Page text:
Episode Overview

Dr. Kimberly A. Scott is a professor of women and gender studies in the School of Social Transformation at Arizona State University (ASU) and the founding executive director of ASU’s Center for Gender Equity in Science and Technology. She is also a mom. When she asked her teenage daughter how school was going, she didn’t expect to hear: “I’d be fine as long as I render myself invisible.” Her daughter’s words served as a stark reminder of the challenges women of color face in spaces that were not designed for them. In this episode, Amber sits down with Dr. Kimberly A. Scott to discuss the erasure of women of color in public spaces and what she’s doing to fix it.
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Topics Covered

A legacy of intersectionality: Dr. Scott reflects on her mother’s personal and professional experiences navigating through life as a Black woman in the 40’s. She then shares how intersectionality played a role in her own life — as the first Black woman to integrate her college, then later as a professor at an all-Black institution.  At every stage, feelings of invisibility impacted her experiences — an indication to Dr. Scott l that the issues women of color face cannot be simplified to gender or race. Instead, There are several layers to a woman’s identity that determine how she navigates throughout life.

Color and invisibility: Dr. Scott sees intersectionality at play when her daughter, the only Black girl in her school, reveals  that she could survive the experience if she “renders herself invisible.” Broken-hearted, Dr. Scott removes her daughter from the school with the knowledge that there is an uphill battle to create spaces where women and girls of color feel a sense of belonging.

Amber shares her stories of invisibility:   when she first started her agency, 8 years ago, she chose not to display images of herself or highlight that she was the owner, fearing that people would dismiss the company if they knew it was owned by a Black woman.

Bridging the gap. Becoming a scholar: Dr. Scott is now determined to fix the issues she sees in her own home through scholarship She launched CompuGirls and the Center for Gender Equity in Science and Technology at ASU and most recently, a collaborative partnership with The Kapor Center, the WOC in Computing Collaborative. She looks to technology as a method to change society — focusing on solutions for underrepresented women of color who feel invisible due to their intersecting identities.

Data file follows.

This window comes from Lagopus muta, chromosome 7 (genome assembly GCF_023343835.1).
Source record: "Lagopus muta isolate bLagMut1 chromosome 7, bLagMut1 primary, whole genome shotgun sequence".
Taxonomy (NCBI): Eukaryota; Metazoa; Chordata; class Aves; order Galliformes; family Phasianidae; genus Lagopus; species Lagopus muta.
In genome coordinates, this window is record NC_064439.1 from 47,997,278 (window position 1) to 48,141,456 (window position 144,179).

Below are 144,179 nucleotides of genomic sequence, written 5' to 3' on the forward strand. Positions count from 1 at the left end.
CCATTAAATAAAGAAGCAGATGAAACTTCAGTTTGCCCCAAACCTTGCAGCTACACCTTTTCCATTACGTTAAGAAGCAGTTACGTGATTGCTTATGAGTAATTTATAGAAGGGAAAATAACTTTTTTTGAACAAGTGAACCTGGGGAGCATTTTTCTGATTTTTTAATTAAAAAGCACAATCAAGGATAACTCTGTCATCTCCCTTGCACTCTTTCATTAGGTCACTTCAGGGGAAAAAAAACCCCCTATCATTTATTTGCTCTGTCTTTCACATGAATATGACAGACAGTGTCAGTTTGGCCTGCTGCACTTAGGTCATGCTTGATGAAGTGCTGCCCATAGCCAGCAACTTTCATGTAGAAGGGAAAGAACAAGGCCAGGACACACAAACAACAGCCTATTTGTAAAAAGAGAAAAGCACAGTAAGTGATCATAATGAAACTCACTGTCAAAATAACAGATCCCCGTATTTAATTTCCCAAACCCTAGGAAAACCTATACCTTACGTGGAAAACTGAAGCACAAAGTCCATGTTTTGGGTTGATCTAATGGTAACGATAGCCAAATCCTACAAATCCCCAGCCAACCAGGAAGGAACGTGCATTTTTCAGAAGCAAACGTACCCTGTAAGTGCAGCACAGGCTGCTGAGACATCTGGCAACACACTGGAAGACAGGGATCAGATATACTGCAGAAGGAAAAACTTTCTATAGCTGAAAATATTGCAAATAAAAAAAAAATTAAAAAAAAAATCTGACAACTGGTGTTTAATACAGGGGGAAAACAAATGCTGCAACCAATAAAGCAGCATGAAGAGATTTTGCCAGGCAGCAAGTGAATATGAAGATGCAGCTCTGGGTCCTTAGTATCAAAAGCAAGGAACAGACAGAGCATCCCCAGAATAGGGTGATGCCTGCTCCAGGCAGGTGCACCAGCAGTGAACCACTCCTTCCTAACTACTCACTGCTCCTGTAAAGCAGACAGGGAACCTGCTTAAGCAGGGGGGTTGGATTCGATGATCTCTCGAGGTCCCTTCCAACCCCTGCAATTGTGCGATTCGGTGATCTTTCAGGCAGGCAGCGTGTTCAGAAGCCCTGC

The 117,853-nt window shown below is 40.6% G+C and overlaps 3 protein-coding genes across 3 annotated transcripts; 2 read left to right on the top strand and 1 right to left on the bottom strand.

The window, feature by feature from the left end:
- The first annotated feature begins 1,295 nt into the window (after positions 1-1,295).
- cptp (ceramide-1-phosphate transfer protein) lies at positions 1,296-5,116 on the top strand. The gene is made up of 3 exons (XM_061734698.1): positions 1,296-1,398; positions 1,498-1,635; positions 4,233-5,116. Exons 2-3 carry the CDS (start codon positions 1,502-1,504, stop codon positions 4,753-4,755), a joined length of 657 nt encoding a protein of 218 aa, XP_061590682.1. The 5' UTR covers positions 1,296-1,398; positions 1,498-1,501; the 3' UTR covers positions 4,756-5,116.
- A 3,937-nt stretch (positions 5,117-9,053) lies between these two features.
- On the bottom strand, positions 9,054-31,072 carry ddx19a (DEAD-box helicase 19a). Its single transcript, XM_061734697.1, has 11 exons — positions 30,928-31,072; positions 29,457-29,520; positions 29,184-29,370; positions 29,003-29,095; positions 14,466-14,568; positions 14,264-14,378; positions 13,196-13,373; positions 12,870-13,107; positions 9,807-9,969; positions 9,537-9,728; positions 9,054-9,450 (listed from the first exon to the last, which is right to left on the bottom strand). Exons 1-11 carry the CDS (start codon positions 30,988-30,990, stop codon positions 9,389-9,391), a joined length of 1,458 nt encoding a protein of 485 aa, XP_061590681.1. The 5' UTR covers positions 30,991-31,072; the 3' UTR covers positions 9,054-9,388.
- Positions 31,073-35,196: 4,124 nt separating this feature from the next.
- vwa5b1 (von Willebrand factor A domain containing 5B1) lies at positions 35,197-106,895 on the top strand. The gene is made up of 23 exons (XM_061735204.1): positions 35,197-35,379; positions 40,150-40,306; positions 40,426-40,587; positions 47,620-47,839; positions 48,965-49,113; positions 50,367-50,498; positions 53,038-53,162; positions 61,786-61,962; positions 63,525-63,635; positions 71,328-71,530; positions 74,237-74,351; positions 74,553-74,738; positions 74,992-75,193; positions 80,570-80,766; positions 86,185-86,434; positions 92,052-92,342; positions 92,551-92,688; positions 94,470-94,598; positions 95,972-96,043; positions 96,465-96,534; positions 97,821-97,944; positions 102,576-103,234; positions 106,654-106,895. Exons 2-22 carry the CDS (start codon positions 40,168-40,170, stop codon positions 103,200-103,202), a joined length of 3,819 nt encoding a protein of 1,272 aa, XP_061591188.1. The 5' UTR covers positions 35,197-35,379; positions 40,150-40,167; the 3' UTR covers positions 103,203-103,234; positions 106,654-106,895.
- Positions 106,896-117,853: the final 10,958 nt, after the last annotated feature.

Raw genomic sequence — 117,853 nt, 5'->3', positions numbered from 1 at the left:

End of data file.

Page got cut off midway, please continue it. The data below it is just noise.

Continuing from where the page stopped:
The pipeline: Through her team’s research, Dr. Scott identified areas where women of color are left behind. The issues begin in both public and private schools. Teacher bias due to a lack of diversity and inclusion training plays an influential role.  Administrators’ sharp punishments towards children of color impact the school to prison pipeline. Hostile environments, in school and at work, are pushing women of color out.

Change requires knowledge and an ability to reach all of the people who are involved in women of color’s journeys: from elementary school to college, throughout careers and on to entrepreneurship.  

All women are not treated equally: Broad groupings (i.e. Women, Asian Americans, etc.) mean that some women within those categories are not fully represented. Those that identify with  multiple marginalized groups are impacted differently and so is their access to opportunities. Intersectionality isn’t just about race and class, etc. but how those distinctions create barriers to that individual attaining a position of power.

What are you doing today fix the gaps? The existing playing field has never been level, and Dr. Scott doesn’t believe it ever will be. Instead, she suggests looking for ways to create new spaces where women of color can succeed. This means starting new programs, investing in the women via entrepreneurship and partnering with a multitude of audiences (i.e., academics, corporations, policymakers, venture capitalist, etc.) to get access to this data.

She  is working with former students to push their research forward and make a change. Together, they are moving beyond the goal of retaining more WOC in the industry to actually building spaces in which they can succeed — creating collaborative research groups across disciplines to have a systemic impact.

Dr. Scott hopes to empower girls and women of color to use the skills they gain to change their communities.  

Dr. Kim A. Scott

Kimberly A. Scott is a professor of women and gender studies in the School of Social Transformation at Arizona State University (ASU) and the founding executive director of ASU’s Center for Gender Equity in Science and Technology. Founded by Professor Scott, the center is a one-of-a-kind research unit focused on exploring, identifying, and creating innovative scholarship about underrepresented women and girls in STEM.

Having written and successfully won nearly $10 million in grant funding to support research about and programs for women and girls of color in STEM, Scott was named in 2014 as a White House Champion of Change for STEM Access. Since 2018, Scott has been a member of the NSF STEM Education Advisory Panel created to encourage U.S. scientific and technological innovations in education and assembled in consultation with the U.S. Department of Education, NASA, and NOAA.

Scott earned her BA from Smith College in art history and French literature, an MS from Long Island University in curriculum and instruction/elementary education and her EdD from Rutgers University in social and philosophical foundations of education, and completed the high potentials leadership program at Harvard Business School.

About the host

Amber Anderson

Co-Founder + Head of Strategy
Amber Anderson is the co-founder of T+P where she specializes in strategy, marketing and product management.

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